Monday, October 31, 2011

Race for Relevance is a Negotiating Position

There's been a lot of buzz in the association community lately about Race for Relevance (R4R), the book by Harrison Coerver and Mary Byers. I saw Coerver present its ideas at one meeting of association executives I attended, lots of my colleagues saw him present at another, and a third I'm familiar with is beginning to talk about bringing him in to address its membership as well.

And as I listen to all the talk about R4R, I've yet to hear anyone who has reacted to it the same way I have.

It's a negotiating position.

Think about it. What is R4R saying? What are the five "radical" changes it proposes?

1. Overhaul the governance model and committee operations.
2. Empower the CEO and enhance staff expertise.
3. Rigorously define the member market.
4. Rationalize programs and services.
5. Build a robust technology framework.

These are "radical" ideas? Really? Not in my world they're not. But I suppose there must be association executives out there to whom they seem like utter madness. Not because they are crazy ideas, but because they are completely impossible to implement. The governance models they're saddled with won't be overhauled, and they won't ever be empowered, and without those two the other three ideas have absolutely no chance of ever occurring.

But R4R doesn't just stop there. It doesn't just suggest these five changes in the abstract. It offers those beleaguered execs some concrete suggestions for getting the changes done. And in making these suggestions, it goes out of its way, I think, to be provocative. For example, in order to effect the first change, to overhaul your governance model and committee operations, it says you should:

A. Reduce your board to five members.
B. Force all your committees and task forces to be chaired by a staff person.

I think R4R offers a good rationale for these prescriptions, but on their surface I'm sure they sound almost suicidal. Especially to that executive who thinks the five original ideas were radical. I've seen the looks on some of their faces when these suggestions get made. What? their looks seem to say. They want me to do what?

But reducing your board to five members and putting staff in charge of your committees are, in fact, logical conclusions that stem directly from the "radical" propositions first offered.

What kind of board should your association have? One with fifty-two representatives (one from each state, D.C., and Puerto Rico) all in-fighting with each other and trying to represent fifty-two individual constituencies? Or a small, committed group of governance professionals, chosen for the competencies they bring to the table and their ability to stay focused on strategy and the long-term?

Who should be chairing your committees? Overworked volunteers with little understanding of your association's mission and less time to work on committee projects, or competent staff people who have the focus, consistency and political skills necessary to shepherd projects from inception through your association's bureaucracy to completion?

These questions answer themselves. But there are still too many in our community who can't get them done, who can't ever get them done. They see the wisdom, they understand the need, but they don't have the political capital necessary to battle the forces of the status quo. They need help. They need a negotiating position.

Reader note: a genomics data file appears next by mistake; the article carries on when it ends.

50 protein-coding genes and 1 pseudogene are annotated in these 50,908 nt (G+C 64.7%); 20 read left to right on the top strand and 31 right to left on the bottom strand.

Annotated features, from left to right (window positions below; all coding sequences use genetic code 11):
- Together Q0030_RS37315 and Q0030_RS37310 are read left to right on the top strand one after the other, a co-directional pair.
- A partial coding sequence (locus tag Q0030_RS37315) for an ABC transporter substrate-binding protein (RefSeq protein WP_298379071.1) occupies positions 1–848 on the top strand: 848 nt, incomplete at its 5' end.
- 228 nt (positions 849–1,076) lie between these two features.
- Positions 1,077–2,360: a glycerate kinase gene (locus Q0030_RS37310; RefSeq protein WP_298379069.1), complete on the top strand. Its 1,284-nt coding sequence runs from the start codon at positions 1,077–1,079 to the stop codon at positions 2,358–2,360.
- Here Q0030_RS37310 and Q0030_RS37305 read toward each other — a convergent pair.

Not a five-person board? Well, okay. Then how about seven? Or nine? You do agree that our board should be smaller and more competency-based, right?

And you don't want staff leading all committees? Fair enough. So how about just a few as an experiment? Or one? We do have that one committee that hasn't had a chair in three years. How about that one? And if that's a no-go, then how about staff serving as vice-chairs, actively supporting our volunteer chairs with the organizational and management aspects of their committees? That would allow our volunteers to focus more on their professional objectives. You do agree that our committees should be able to complete projects aligned with our overall strategy and mission, right?

R4R is making a splash in our community. If you agree with its ideas but think they're unworkable in your present situation, maybe you just need to stake it out as your negotiating position?


  1. Hey, Eric, I'll be watching for your continued thinking on this. A basic premise of these ideas is that the CEO, not the Board, should be in charge.

    But the association exists for the members, so isn't it natural for the members (Board) to be in charge? Isn't the CEO just a hired gun? Is it really wise to give the CEO and other staff more control?

    The discussions will be interesting.

  2. Thanks, David. My basic thinking is that the Board and the CEO should both be in charge...but of different things. The Board governs and the CEO manages...that's one way to describe it. The Board hires the CEO, so I guess they are ultimately "in charge," but describing it that way oversimplifies how the two must work together.

  3. It's a partnership and it's not important who's in charge but what's important is that the important work of the association is getting done for its members.

  4. I agree, Ben, that it is a partnership. Too much thinking and politicking about who's "in charge" can be part of the problem.

  5. A major board/CEO issue is optimizing the association's human capital. Most don't. In today's challenging environment, associations cannot squander their human capital. We need boards that focus on their role to "direct and control" and CEOs that guide strategy and manage.

  6. Thanks for stopping by, Harrison. What's your take on my thesis? I say that your five changes are not radical at all, but the mechanisms you suggest for implementing them are intentionally radical in order to push people out of their comfort zones and create needed discussion around them. Am I wrong?